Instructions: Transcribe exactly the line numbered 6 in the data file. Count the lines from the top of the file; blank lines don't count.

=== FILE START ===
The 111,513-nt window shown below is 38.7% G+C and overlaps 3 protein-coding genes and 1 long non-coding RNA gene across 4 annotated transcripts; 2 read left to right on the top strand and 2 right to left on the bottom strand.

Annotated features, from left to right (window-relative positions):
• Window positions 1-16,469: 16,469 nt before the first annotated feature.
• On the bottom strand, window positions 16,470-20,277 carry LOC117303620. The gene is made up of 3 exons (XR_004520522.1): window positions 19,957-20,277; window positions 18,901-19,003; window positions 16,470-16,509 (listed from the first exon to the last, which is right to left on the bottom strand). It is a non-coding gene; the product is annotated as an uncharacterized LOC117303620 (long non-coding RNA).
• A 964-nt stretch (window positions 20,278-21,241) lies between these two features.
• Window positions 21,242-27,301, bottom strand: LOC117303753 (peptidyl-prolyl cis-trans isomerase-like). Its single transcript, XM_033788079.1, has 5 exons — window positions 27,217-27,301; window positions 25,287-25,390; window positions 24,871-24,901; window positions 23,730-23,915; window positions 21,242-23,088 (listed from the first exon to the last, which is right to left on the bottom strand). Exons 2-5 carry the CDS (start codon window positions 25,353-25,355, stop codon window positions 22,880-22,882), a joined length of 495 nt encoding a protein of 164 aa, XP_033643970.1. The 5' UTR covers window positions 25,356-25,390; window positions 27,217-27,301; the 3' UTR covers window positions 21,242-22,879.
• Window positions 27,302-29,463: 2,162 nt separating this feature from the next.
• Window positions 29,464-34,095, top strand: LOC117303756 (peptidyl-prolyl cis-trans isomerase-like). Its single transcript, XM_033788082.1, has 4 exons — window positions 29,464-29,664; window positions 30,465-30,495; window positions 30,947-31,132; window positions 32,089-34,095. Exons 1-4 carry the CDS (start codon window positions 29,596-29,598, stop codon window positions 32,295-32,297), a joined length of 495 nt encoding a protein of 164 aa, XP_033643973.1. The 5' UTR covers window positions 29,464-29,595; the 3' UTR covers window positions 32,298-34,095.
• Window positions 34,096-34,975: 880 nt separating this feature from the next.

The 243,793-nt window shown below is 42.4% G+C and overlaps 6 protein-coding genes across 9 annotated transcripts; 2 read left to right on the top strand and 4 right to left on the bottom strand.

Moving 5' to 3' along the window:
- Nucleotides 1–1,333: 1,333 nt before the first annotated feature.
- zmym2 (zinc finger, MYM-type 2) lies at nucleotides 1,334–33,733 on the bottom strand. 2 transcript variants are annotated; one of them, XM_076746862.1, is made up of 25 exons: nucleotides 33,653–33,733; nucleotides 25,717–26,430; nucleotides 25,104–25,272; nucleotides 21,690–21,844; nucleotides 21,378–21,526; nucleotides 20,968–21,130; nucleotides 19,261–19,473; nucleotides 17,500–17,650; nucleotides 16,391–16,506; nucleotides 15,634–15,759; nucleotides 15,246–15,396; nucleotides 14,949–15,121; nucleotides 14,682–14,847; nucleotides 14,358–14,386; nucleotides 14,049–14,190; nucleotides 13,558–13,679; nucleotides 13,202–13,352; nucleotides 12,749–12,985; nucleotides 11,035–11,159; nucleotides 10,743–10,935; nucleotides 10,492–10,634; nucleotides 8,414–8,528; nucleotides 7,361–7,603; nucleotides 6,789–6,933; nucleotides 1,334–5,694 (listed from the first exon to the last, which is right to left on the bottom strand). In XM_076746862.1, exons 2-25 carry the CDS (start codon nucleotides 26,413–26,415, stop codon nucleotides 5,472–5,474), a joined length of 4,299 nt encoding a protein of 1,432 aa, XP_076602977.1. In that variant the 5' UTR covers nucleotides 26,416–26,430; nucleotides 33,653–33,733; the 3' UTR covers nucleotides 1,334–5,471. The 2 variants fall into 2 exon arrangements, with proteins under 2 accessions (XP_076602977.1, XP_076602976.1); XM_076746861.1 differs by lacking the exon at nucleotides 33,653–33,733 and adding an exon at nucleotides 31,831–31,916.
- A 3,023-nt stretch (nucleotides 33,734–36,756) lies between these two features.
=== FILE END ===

• Window positions 21,242-27,301, bottom strand: LOC117303753 (peptidyl-prolyl cis-trans isomerase-like). Its single transcript, XM_033788079.1, has 5 exons — window positions 27,217-27,301; window positions 25,287-25,390; window positions 24,871-24,901; window positions 23,730-23,915; window positions 21,242-23,088 (listed from the first exon to the last, which is right to left on the bottom strand). Exons 2-5 carry the CDS (start codon window positions 25,353-25,355, stop codon window positions 22,880-22,882), a joined length of 495 nt encoding a protein of 164 aa, XP_033643970.1. The 5' UTR covers window positions 25,356-25,390; window positions 27,217-27,301; the 3' UTR covers window positions 21,242-22,879.